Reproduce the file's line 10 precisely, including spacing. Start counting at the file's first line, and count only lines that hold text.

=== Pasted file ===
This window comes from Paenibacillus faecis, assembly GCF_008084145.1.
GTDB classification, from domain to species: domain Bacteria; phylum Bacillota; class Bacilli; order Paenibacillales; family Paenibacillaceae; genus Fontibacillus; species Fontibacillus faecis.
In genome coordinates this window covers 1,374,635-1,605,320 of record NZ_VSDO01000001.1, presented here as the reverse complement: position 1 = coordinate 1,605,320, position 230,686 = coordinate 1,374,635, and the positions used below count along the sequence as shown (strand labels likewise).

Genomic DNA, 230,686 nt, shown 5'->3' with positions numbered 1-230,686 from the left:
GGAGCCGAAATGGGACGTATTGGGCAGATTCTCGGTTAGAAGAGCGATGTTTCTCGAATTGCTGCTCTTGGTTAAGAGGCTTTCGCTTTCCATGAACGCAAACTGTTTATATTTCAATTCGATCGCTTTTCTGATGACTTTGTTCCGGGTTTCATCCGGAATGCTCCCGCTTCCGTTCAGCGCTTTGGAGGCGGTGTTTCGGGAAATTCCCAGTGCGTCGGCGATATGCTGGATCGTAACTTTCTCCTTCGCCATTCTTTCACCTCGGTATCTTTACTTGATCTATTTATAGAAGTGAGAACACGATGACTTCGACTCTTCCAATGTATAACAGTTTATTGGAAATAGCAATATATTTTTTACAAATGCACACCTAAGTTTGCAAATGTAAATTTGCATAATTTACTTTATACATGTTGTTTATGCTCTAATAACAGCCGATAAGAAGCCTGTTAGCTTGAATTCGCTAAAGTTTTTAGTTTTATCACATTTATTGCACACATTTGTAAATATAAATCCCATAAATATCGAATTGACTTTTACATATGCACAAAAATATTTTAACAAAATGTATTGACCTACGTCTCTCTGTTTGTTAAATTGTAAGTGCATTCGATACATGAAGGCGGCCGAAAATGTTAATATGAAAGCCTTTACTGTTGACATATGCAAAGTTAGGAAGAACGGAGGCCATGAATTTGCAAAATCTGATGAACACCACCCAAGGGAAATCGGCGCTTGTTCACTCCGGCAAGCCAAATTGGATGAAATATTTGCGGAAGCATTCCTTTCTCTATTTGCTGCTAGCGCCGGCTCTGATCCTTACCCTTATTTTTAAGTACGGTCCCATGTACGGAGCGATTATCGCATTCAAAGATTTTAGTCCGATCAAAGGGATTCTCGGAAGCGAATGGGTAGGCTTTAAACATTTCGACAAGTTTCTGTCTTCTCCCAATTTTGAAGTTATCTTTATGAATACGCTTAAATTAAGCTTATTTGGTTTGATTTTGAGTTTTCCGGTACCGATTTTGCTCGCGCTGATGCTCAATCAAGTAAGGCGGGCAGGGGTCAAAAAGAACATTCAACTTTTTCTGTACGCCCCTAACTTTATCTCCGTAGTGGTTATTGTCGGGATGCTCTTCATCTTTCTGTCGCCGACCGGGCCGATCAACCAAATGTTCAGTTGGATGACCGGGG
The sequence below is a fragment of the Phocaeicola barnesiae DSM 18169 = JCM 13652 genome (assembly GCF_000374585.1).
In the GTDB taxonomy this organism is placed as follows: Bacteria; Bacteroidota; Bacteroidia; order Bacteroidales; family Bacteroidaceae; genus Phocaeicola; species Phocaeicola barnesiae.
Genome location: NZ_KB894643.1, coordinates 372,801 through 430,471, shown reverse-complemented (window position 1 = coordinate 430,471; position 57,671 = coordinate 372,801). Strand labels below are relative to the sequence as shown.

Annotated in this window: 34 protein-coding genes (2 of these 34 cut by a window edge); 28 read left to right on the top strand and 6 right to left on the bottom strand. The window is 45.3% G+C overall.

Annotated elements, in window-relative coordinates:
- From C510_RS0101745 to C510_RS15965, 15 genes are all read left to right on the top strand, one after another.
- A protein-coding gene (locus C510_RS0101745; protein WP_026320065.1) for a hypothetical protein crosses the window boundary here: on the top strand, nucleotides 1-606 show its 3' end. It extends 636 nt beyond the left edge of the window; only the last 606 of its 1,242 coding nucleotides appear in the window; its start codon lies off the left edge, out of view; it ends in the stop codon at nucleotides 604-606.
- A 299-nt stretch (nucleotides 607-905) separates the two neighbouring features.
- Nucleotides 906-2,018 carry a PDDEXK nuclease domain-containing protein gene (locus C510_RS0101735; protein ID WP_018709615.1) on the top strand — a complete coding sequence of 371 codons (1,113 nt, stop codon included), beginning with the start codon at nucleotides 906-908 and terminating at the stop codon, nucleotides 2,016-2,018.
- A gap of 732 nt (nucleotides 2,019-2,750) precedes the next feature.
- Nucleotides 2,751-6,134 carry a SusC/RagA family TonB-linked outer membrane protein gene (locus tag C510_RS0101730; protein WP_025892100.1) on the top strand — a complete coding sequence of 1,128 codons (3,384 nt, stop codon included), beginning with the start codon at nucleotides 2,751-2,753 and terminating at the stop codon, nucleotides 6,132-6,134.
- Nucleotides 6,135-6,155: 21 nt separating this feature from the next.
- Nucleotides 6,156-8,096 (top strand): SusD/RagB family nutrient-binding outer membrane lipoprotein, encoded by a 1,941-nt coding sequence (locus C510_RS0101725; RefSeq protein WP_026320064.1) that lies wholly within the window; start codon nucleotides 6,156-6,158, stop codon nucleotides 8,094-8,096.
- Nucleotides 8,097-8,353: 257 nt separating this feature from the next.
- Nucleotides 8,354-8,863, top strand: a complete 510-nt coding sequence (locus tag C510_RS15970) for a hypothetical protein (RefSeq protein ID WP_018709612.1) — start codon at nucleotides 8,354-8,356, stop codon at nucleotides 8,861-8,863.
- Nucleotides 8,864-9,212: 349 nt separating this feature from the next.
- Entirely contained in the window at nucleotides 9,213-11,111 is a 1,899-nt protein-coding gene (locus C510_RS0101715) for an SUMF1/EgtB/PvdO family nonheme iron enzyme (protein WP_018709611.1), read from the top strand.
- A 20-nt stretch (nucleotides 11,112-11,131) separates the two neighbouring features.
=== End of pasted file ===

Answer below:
Annotated elements, in window-relative coordinates: